Try Not To Take Rejection Personally. If you are striking out in interviews, try not to take it personally. In a down economy, there are simply more law graduates than law jobs. Stay focused on expanding your network and making yourself as valuable as possible to prospective employers by learning new skills. As long as you are doing your best with the job search, it does not help to get anxious, demoralized or embittered. Of course, that is easier said than done. It may help to remember, though, that rejection is almost always an inevitable milestone on the path to employment.

On The Job: Remember First Impressions Are Huge. Once you land a job, it’s important to remember that first impressions are extremely important. There are few second chances at law firms. Lawyers have choices, and if they don’t like your work, they are likely to do it themselves or get someone else to do it. That’s often easier for senior lawyers than lots of review, work and rework.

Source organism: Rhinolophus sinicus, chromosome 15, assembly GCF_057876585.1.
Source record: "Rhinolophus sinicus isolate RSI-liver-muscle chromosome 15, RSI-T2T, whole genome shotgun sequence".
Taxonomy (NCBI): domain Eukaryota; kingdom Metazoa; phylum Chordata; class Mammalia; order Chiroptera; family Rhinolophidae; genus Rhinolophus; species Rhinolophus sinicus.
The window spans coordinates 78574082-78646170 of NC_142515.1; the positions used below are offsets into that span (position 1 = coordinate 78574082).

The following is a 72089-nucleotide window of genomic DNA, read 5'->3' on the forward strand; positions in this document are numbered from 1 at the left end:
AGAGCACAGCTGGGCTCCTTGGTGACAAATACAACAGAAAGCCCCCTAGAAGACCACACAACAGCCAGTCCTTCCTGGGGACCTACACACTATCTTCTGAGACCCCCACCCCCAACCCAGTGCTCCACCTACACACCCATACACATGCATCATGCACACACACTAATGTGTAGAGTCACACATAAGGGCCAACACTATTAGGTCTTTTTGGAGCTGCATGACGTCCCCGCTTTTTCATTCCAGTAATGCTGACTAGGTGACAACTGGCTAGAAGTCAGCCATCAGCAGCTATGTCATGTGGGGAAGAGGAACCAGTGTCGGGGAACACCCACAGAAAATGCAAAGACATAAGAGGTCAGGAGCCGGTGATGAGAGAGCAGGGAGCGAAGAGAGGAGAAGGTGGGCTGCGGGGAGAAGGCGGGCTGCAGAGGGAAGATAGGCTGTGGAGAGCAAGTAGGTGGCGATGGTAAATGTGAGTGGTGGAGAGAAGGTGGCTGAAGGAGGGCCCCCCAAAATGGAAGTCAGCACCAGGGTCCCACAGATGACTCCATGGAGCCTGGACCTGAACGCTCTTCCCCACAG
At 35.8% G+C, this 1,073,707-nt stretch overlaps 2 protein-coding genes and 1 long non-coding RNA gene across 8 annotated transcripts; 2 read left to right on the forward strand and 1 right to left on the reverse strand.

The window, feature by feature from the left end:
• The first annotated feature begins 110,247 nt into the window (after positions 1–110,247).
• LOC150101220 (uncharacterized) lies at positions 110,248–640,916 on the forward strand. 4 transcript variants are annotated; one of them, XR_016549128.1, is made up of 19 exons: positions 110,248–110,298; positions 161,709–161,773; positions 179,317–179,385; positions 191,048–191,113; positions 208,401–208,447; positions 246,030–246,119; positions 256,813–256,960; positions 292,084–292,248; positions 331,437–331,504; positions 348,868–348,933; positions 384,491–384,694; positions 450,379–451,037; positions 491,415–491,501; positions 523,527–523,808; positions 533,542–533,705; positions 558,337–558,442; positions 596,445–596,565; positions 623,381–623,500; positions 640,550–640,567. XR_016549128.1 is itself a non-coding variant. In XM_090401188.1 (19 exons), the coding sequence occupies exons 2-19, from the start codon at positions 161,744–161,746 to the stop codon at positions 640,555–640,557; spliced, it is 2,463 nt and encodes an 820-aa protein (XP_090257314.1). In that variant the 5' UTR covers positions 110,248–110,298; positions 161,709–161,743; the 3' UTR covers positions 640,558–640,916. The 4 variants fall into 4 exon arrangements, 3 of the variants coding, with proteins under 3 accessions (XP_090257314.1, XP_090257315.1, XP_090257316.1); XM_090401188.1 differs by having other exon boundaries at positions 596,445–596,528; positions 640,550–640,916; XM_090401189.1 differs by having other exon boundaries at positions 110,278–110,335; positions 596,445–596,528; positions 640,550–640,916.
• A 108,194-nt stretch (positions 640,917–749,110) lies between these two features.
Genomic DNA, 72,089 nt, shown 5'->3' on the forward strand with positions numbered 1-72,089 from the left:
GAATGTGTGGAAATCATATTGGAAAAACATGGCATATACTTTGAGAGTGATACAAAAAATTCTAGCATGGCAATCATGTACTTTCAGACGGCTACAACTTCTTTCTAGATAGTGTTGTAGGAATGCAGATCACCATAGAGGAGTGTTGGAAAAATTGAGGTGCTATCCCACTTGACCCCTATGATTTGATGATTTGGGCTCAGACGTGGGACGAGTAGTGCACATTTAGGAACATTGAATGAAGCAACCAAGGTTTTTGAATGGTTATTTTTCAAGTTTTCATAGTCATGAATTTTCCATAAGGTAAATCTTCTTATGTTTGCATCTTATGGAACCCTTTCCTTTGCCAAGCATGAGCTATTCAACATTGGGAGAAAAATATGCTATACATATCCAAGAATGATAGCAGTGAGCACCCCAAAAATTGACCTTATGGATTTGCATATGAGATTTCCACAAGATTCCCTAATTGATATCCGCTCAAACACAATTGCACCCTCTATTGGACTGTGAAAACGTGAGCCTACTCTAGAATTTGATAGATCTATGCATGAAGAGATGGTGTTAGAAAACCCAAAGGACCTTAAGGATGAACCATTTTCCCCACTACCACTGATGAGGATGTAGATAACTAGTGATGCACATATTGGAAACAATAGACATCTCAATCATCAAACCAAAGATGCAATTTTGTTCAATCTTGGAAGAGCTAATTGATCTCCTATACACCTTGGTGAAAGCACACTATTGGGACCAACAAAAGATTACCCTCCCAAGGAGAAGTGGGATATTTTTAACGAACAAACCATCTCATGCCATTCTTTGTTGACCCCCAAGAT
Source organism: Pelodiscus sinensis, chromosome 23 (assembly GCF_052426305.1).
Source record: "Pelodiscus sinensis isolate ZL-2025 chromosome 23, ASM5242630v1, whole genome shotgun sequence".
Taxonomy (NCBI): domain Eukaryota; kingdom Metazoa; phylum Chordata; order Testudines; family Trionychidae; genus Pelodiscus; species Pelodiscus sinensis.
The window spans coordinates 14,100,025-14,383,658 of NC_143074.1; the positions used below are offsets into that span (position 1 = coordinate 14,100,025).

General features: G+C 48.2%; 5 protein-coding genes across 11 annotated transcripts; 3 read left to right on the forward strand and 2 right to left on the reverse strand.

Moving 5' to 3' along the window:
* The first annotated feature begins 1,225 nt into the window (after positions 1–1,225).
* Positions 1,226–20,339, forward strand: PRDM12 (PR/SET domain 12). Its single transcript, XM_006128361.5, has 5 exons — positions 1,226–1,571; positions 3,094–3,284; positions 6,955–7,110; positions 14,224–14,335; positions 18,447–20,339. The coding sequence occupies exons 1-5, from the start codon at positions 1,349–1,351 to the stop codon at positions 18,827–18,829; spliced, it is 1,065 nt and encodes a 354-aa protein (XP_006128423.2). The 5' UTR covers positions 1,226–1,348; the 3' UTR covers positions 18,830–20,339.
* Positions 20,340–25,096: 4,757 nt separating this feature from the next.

Work To Make Yourself Indispensable. Ultimately, you need to develop relationships with senior lawyers and do whatever you can to make their lives easier. The best way to stay employed and thrive is to have advocates who will say that they cannot do their own jobs if you are not working for them. You build relationships by doing work every day in a way that will “earn” you new work. Paying attention to detail, trying to anticipate senior lawyer needs and treating senior lawyers as your clients will all go a long way toward ensuring that you get a steady stream of work, including more complex and interesting work, that will help you build your practice.

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About the Author

Grover E. Cleveland is a Seattle attorney, speaker, and author of Swimming Lessons for Baby Sharks: The Essential Guide to Thriving as a New Lawyer (West 2010). Readers may contact him at www.swimminglessonsforbabysharks.com or on Twitter @babysharklaw.